David Ogunshola

It all boils down to pastors (part 1)

February 2, 2017 0 Comments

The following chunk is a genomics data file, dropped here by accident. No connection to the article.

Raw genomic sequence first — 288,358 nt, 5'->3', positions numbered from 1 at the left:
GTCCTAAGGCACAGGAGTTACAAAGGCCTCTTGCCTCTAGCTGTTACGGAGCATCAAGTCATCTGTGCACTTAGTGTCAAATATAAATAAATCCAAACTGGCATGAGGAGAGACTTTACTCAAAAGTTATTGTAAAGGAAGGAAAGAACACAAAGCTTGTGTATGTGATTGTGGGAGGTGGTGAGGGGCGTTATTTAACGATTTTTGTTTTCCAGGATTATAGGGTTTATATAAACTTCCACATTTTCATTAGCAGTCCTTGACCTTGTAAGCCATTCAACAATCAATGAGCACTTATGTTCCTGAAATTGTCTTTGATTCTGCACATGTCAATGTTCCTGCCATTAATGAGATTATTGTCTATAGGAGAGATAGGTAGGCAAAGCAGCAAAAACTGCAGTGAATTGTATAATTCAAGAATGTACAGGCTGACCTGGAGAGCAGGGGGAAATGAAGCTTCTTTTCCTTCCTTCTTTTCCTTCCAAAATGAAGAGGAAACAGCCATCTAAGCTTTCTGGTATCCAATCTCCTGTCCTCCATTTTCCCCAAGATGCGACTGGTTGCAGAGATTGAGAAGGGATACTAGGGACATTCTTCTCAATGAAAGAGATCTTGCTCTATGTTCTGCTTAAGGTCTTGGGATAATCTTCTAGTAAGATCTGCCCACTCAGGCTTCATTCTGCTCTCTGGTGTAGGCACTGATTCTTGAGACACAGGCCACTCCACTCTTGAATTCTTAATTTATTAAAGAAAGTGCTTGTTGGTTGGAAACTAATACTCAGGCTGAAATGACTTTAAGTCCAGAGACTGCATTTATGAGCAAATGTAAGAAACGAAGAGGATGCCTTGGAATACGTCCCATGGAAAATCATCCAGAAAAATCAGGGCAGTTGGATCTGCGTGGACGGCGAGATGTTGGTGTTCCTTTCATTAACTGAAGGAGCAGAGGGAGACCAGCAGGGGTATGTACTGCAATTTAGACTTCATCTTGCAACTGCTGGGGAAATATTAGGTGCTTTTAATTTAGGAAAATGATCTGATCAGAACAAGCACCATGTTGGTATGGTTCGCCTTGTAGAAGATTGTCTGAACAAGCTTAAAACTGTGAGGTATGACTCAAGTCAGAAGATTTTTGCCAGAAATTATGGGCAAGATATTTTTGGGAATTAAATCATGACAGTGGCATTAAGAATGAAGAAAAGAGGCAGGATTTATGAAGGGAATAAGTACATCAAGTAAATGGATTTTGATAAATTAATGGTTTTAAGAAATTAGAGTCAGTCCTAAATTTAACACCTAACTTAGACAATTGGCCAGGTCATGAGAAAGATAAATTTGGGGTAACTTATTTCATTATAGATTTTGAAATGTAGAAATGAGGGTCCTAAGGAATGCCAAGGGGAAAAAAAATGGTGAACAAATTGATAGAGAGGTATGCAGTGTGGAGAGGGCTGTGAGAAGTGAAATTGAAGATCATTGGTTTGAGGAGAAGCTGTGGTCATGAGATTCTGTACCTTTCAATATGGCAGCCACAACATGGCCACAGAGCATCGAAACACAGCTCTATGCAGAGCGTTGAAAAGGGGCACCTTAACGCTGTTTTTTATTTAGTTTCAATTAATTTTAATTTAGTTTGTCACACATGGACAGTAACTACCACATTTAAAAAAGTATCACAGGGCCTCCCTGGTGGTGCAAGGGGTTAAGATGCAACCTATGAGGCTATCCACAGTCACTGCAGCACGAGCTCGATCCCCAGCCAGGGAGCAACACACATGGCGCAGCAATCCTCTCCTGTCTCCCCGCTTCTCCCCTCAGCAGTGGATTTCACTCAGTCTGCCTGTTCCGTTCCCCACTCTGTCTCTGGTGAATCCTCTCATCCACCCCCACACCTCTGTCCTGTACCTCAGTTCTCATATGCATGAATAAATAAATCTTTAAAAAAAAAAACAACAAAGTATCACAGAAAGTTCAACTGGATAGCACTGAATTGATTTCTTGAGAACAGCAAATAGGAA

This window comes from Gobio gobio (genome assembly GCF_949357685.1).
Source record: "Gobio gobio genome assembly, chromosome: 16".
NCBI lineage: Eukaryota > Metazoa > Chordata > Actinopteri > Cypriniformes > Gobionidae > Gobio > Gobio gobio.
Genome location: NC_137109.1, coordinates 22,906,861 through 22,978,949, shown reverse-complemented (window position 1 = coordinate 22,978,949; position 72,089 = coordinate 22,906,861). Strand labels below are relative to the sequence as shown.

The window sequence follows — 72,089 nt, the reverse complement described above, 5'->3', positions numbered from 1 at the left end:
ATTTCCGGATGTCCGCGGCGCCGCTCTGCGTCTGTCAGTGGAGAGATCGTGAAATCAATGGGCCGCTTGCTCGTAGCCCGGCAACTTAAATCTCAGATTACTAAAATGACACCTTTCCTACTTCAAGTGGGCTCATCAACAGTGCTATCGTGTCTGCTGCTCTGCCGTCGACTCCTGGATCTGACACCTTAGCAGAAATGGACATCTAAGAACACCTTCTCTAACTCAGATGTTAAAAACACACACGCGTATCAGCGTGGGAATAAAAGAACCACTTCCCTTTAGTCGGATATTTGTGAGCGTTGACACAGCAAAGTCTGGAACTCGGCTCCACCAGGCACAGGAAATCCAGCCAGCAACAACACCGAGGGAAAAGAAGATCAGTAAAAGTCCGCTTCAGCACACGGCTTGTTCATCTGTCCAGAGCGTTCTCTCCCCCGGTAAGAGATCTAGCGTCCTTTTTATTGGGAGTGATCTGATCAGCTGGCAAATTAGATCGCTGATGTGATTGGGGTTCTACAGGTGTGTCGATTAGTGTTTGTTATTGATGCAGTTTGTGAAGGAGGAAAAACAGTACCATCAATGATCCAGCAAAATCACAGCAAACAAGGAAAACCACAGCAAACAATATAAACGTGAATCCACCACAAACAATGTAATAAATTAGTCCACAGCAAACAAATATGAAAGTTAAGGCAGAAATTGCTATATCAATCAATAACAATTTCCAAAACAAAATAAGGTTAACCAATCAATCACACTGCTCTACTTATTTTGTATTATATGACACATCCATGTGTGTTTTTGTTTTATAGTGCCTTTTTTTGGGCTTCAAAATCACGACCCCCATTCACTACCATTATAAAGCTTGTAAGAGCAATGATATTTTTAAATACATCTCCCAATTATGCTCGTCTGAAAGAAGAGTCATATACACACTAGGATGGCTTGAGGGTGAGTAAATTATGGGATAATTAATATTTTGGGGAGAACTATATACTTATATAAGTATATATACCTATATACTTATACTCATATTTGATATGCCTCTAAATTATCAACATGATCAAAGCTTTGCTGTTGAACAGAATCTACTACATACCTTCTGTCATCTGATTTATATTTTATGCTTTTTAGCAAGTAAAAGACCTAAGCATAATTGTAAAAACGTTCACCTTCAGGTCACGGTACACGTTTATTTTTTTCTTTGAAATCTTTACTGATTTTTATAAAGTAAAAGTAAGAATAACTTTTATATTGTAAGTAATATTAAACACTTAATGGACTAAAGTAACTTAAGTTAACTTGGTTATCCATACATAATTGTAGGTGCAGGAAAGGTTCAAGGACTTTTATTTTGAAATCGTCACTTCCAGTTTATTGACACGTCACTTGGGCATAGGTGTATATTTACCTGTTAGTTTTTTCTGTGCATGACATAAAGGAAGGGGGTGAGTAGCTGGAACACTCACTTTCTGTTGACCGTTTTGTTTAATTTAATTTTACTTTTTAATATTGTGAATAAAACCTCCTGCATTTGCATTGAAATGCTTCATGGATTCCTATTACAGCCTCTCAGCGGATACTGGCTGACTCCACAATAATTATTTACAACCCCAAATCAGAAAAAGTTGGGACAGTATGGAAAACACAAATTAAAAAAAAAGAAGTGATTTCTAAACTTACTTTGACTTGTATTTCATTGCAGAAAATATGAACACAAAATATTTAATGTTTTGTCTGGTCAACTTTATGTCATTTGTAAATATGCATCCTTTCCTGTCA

Recently, I was visiting with a friend in a city in North-Eastern Nigeria, and he was telling me of his experiences at work. He works for the state government and was seconded to an internationally funded project from his office. This project was to take them to various communities to embark on several water, sanitation and hygiene projects. Nearly half way into the project when all field work was done and funding was to start, all the Christians on the project were dropped and the new boss replaced them with Muslims, even when the newly replaced team members were not half as qualified as the former. My friend lamented this development and pointed out worrying facts around this pattern that seems to be fast becoming normal. The normal trend is that when these projects are being executed even though with government or foreign aid funds, mosques are being built and Islamic schools are being established to spread Islam alongside the originally intended projects. Communities can be pointed out where Islam came in at about the same time as development or government intervention. It is very regrettable that the average Muslim takes it as an obligation to use his position or influence even as a public officer to spread Islam. So what’s wrong with Christians in positions of influence who are very concerned about playing it safe and even make deliberate attempts to hide their faith and not mingle it with work? The concluding observation is that as soon as a Muslim is appointed into a position, he is quickly reminded by his religious leader that he was appointed into that position by Allah in order to use the influence to spread Islam. He therefore takes it as an obligation to use all and every means to spread the faith. So what happens when Christians are appointed into or eventually attain positions of high influence and authority where they can make significant contributions to the expansion of the Gospel? Doesn’t anyone call them to inform them or to periodically remind them to make the best use of their time and influence for Jesus? Though they go to church every week, what do they get to hear there that they are so at ease and don’t even seem to be compelled by any sense of urgency or obligation? I came to the simple conclusion that it all boils down to pastors. Our generation is heavily deficient of pastors who will serve as guides to help everyday Christians do what they need to do and be kingdom minded in every area of their lives. Those are the kind of pastors we need. Not pastors who are focused on the tithes and offerings that these newly appointed “big shots” can bring in, and thereby making them the chairmen of every fund raising or project committee in church. Once the pastor understands that his role is to help the people become who God wants them to be, and the focus stops being about his local church but about the kingdom, pastors can empower their people to become God’s ambassadors out there in the world. If our nation and world must change, the men and women who are the salt and light of the earth need to recognize their identities and strategic roles in the various places where they have been planted. Sadly, many people are unable to unravel these for themselves, and that is one major reason why every man needs a true pastor. Pastors have the privilege to speak into the lives of people on a weekly basis. That’s an amazing opportunity. The average Christian is likely to take whatever his pastor tells him seriously. One pastor who knows what he is doing is an entire congregation on fire for the Kingdom. So imagine what will happen to a city if all the pastors in that city were on the same page with God. Oh that God will give us such pastors after His heart

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